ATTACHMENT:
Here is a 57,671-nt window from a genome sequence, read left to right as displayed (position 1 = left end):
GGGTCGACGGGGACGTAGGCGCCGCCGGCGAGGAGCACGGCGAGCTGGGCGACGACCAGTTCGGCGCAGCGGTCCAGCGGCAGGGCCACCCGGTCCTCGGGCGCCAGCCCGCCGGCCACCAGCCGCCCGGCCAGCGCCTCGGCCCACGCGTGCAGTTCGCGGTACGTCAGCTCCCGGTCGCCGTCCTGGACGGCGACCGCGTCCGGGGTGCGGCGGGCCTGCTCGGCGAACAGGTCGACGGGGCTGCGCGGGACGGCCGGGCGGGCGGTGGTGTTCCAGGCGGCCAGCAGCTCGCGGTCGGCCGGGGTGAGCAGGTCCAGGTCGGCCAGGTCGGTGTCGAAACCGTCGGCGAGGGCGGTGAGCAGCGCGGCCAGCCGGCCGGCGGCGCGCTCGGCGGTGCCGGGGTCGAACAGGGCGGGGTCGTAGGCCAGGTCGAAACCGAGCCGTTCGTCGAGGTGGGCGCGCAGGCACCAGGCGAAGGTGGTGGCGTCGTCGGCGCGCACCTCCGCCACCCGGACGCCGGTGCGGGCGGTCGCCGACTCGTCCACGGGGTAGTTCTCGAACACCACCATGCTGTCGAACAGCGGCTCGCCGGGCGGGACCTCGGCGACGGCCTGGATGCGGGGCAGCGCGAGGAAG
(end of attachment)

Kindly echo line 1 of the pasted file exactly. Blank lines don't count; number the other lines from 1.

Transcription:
Here is a 57,671-nt window from a genome sequence, read left to right as displayed (position 1 = left end):